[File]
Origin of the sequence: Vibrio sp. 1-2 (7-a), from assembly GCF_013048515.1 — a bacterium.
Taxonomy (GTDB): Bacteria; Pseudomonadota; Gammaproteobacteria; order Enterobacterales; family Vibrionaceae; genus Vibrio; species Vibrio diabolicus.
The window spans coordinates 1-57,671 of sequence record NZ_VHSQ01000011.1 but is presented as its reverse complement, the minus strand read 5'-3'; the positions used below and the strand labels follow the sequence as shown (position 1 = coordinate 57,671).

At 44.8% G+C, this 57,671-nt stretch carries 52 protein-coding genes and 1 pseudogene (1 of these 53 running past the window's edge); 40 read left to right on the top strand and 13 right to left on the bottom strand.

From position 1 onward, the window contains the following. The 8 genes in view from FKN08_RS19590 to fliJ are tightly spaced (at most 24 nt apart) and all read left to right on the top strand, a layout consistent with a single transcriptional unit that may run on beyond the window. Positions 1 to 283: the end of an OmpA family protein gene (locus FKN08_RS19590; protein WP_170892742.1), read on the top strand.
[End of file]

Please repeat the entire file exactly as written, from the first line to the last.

Origin of the sequence: Vibrio sp. 1-2 (7-a), from assembly GCF_013048515.1 — a bacterium.
Taxonomy (GTDB): Bacteria; Pseudomonadota; Gammaproteobacteria; order Enterobacterales; family Vibrionaceae; genus Vibrio; species Vibrio diabolicus.
The window spans coordinates 1-57,671 of sequence record NZ_VHSQ01000011.1 but is presented as its reverse complement, the minus strand read 5'-3'; the positions used below and the strand labels follow the sequence as shown (position 1 = coordinate 57,671).

At 44.8% G+C, this 57,671-nt stretch carries 52 protein-coding genes and 1 pseudogene (1 of these 53 running past the window's edge); 40 read left to right on the top strand and 13 right to left on the bottom strand.

From position 1 onward, the window contains the following. The 8 genes in view from FKN08_RS19590 to fliJ are tightly spaced (at most 24 nt apart) and all read left to right on the top strand, a layout consistent with a single transcriptional unit that may run on beyond the window. Positions 1 to 283: the end of an OmpA family protein gene (locus FKN08_RS19590; protein WP_170892742.1), read on the top strand.